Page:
Distinguishing Between Socialized Health Insurance & Socialized Medicine

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120px-GrassrootsLeadershipAny  equitable grassroots or consumer driven healthcare changes in the USA will be more successful if healthcare professionals and consumers have a deeper understanding of the problems and solutions we face.  It is easy for me to get lost in the lingo and politics of various healthcare strategies. Even as a nurse with over 25 years of service, I find things can be incredibly confusing.  I know what we have now is not working and I have little faith in the Affordable Care Act.  With a commitment to increasing understanding, here are slightly edited answers to related questions about socialized insurance vs socialized medicine from the Physician’s for National Health Program FAQ webpage along with a comment and question for PNHP.

What is single payer or socialized health insurance?

Single-payer national health insurance is a system in which a single public or quasi-public agency organizes health financing, but delivery of care remains largely private. Under a single-payer system, all Americans would be covered for all medically necessary services, including: doctor, hospital, preventive, long-term care, mental health, reproductive health care, dental, vision, prescription drug and medical supply costs. Patients would regain free choice of doctor and hospital, and doctors would regain autonomy over patient care.

What is ‘socialized medicine’?

Socialized medicine is a system in which doctors and hospitals work for and draw salaries from the government. Doctors in the Veterans Administration and the Armed Services are paid this way. The health systems in Great Britain and Spain are other examples. But in most European countries, Canada, Australia and Japan they have

socialized health insurance, not socialized medicine. The government pays for care that is delivered in the private (mostly not-for-profit) sector. This is similar to how Medicare works in this country. Doctors are in private practice and are paid on a fee-for-service basis from government funds. The government does not own or manage medical practices or hospitals.

The term socialized medicine is often used to conjure up images of government bureaucratic interference in medical care. That does not describe what happens in countries with national health insurance where doctors and patients often have more clinical freedom than in the U.S., where bureaucrats attempt to direct care.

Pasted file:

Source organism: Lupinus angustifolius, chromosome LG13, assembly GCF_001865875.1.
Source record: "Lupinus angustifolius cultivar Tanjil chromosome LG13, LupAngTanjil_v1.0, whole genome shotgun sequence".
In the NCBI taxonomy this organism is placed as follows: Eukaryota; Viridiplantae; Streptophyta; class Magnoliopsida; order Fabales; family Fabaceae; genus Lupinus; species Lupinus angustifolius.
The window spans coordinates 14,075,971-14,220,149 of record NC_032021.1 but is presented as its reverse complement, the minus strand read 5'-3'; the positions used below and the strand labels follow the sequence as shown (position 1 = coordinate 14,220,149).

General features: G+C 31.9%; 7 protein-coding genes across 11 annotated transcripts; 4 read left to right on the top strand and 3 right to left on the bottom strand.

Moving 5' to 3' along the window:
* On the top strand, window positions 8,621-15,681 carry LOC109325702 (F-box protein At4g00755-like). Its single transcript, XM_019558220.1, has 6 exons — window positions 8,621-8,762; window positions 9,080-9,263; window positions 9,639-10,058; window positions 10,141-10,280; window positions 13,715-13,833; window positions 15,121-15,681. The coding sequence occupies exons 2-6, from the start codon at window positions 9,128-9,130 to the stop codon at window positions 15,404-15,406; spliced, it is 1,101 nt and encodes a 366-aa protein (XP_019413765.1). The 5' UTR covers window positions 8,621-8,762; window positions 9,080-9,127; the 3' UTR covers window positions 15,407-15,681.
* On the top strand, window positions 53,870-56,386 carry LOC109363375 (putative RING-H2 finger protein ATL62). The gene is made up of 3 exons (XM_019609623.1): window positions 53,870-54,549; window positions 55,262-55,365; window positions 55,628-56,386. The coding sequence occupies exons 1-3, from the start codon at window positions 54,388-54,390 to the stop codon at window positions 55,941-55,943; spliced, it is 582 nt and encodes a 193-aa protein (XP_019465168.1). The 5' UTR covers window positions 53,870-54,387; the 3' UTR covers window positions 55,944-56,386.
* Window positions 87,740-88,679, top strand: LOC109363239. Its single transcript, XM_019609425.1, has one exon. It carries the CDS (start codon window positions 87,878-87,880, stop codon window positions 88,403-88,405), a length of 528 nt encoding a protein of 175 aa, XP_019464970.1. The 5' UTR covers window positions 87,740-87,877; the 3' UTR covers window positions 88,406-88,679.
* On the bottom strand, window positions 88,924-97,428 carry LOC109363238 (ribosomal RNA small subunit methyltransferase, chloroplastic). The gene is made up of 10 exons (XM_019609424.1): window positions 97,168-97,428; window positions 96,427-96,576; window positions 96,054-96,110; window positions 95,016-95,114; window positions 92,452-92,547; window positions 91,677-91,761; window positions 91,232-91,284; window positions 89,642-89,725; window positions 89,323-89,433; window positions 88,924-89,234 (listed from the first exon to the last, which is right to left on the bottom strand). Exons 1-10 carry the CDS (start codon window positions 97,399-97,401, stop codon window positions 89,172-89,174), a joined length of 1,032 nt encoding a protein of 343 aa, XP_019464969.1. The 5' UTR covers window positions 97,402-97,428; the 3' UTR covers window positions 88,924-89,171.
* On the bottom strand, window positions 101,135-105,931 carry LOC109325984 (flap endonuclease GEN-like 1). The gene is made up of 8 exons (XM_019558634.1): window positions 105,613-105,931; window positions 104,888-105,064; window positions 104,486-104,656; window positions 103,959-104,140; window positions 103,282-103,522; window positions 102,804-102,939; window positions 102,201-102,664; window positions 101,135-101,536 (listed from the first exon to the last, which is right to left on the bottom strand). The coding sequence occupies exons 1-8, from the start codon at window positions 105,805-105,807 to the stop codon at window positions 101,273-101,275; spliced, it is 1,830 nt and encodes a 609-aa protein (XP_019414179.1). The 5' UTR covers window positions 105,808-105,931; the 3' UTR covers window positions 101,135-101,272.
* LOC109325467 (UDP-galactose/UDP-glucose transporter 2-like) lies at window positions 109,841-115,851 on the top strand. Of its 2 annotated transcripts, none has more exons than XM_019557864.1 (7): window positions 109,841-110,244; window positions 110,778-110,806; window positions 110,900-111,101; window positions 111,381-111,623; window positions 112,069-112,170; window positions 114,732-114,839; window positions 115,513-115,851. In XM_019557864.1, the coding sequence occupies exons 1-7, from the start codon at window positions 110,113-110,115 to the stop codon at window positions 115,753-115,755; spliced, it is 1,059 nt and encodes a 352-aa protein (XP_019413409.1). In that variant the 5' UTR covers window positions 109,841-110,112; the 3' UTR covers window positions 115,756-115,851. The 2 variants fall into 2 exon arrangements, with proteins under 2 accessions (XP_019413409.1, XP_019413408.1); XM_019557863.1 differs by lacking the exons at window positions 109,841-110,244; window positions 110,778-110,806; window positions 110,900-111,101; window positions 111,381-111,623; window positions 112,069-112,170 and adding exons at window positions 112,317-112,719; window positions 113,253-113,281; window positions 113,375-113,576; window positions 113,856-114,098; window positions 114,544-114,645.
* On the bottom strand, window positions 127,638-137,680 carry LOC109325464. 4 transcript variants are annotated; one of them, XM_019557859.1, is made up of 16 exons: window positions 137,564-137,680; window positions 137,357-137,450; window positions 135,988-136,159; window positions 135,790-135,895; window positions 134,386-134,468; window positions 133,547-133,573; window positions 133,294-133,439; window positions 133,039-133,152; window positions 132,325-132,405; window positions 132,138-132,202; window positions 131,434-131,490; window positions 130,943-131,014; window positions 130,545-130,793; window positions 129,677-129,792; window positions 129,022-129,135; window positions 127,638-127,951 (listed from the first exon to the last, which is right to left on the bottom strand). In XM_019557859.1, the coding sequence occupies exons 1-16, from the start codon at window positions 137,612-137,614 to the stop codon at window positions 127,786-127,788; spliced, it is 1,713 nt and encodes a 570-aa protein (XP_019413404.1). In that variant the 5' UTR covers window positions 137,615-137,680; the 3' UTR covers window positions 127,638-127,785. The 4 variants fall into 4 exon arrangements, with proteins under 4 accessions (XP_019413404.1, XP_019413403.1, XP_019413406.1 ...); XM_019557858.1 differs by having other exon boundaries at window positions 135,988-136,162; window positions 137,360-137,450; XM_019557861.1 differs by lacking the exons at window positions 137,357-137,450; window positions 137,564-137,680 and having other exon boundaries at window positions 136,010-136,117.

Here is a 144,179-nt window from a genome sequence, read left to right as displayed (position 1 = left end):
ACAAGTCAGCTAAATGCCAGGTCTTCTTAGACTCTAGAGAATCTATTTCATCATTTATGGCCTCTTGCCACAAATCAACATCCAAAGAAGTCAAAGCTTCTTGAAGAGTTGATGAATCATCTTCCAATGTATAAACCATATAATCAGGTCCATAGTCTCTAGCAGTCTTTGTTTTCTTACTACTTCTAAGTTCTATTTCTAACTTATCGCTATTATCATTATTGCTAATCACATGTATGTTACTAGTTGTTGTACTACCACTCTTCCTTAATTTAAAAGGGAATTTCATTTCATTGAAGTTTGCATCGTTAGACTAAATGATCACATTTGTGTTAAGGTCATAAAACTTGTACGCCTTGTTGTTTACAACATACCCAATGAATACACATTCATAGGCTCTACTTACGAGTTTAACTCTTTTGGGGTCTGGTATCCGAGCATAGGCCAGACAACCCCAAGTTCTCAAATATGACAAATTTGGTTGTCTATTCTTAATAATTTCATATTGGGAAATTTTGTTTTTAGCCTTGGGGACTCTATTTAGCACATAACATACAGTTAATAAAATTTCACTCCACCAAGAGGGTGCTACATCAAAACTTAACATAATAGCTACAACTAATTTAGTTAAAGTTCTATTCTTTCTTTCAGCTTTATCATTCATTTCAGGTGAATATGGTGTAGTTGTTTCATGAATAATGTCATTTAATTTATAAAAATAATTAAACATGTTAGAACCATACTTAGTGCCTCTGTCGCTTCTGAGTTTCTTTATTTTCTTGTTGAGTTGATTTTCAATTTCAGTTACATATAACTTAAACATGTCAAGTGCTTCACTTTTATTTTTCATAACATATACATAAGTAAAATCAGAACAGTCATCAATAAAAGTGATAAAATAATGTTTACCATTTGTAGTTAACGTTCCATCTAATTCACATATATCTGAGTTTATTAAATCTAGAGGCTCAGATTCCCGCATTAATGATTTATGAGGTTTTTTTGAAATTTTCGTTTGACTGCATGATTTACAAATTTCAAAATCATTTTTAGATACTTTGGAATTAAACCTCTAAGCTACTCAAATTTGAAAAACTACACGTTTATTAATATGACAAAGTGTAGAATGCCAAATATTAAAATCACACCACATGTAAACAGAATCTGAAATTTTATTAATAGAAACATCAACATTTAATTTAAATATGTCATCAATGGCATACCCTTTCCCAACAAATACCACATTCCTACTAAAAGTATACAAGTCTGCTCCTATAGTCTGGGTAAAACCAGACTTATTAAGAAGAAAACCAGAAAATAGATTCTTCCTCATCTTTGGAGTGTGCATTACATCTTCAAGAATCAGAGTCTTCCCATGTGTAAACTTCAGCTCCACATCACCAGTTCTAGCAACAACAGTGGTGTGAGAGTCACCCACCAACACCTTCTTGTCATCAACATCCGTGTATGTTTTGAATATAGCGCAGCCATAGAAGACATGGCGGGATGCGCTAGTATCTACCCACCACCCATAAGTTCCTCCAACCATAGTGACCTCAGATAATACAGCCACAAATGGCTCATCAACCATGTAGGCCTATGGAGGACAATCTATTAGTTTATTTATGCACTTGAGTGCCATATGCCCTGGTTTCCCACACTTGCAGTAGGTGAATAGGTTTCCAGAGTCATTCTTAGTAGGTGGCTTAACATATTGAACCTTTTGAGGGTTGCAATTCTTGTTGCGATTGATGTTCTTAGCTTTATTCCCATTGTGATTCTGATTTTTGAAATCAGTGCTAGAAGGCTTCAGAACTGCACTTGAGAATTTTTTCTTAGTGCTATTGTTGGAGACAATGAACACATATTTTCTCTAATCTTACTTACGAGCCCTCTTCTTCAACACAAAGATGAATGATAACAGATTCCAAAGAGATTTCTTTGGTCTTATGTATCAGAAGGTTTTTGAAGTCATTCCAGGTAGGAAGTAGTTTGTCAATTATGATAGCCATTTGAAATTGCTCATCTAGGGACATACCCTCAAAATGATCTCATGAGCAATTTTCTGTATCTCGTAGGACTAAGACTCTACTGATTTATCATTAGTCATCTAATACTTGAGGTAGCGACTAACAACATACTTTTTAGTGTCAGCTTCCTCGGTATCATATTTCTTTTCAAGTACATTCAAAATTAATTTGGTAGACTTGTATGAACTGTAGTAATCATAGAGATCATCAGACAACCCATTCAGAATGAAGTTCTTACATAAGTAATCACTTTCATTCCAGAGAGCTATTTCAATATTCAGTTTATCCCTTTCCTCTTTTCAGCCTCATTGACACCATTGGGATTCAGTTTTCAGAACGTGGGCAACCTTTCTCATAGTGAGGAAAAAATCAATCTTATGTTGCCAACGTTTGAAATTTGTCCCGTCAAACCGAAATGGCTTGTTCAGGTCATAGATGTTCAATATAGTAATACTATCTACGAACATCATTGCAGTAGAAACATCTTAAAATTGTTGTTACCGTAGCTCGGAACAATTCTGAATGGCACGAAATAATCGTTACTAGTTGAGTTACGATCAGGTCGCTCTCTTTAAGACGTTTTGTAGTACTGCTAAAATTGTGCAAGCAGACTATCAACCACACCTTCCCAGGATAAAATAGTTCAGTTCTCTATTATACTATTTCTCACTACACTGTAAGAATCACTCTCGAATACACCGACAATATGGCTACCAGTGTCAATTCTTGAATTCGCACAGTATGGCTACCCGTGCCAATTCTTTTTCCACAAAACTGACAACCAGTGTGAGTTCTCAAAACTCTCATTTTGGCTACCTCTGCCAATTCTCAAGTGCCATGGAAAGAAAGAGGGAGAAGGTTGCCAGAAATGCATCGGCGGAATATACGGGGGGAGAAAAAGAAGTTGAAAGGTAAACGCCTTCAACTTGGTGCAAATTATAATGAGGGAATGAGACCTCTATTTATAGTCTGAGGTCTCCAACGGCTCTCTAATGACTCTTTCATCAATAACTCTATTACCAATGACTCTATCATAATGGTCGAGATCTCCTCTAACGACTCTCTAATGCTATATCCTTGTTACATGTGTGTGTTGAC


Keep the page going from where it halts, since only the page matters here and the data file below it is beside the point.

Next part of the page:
I can see the value of eliminating wastes and bureaucracy with socialized health insurance.  I also find it very exciting to think about eliminating financial gains and conflicting agendas in for-profit health insurance.  I do, however, worry about physicians having too much power in such a system and wonder how leadership from other health care professions, patient advocates and other stakeholders would be included in a more collaborative approach.  For instance, in the answer to another question in the FAQ, I find the absence of any mention of Nurse Practitioners and Physician Assistants to address cost-effective primary care to be disturbing.  I wonder how PHNP might answer this concern and have emailed them to see.

What does PNHP have to say about the primary care workforce shortage?

Countries with strong health care systems have at least half of their physicians in generalist primary care practice 50 percent in Canada, 70 percent in the United Kingdom (Starfield, B, Is primary care essential? Lancet 344: 1129, 1994)

In 2008, less than 8 percent of U. S. seniors chose family medicine, a 50 percent decline since 1997; only 199 U. S, seniors matched into primary car


e internal medicine, 248 into IM/Peds, and 53 into primary Peds. The percentage of international medical graduates (IMG’s) in our 3 primary care specialties is now 73 percent for IM, 68 percent for Peds, and 55 percent for Fam. Med. (Pugno, P , et al Fam Med 40 (8): 563, 2008) I don’t believe that we have more than about 30 percent of our physicians in primary care. Only 20 percent of internal medicine graduates become general internists, and most pediatric graduates go into sub-specialties. (Bodenheimer, T. Primary care—Will it survive? N Engl J Med 355 (9):861, 2006).

Primary care has been declining in this country for many years, as a result of multiple factors, including more attractive lifestyles and reimbursement on the non-primary care fields;student perceptions of the demands, rewards, and prestige of generalist practice; and uncertainty of the health care environment. The American College of Physicians in 2007 declared that: “Our primary care infrastructure is at grave risk of collapse”.

Single-payer national health insurance will provide an opportunity to restructure the U.S. physician workforce, strenghten and rebuild primary care. We should have at least 50 percent of our physicians in primary care fields. Useful approaches include reimbursement reform, loan forgiveness programs for graduating medical students entering primary care residencies, increased funding for graduate medical education (GME) teaching programs in primary care, and reallocation of GME training slots by specialty.  —Answer contributed by Dr. John Geyman, PNHP Past President

What thoughts, concerns, and/questions do you have? 

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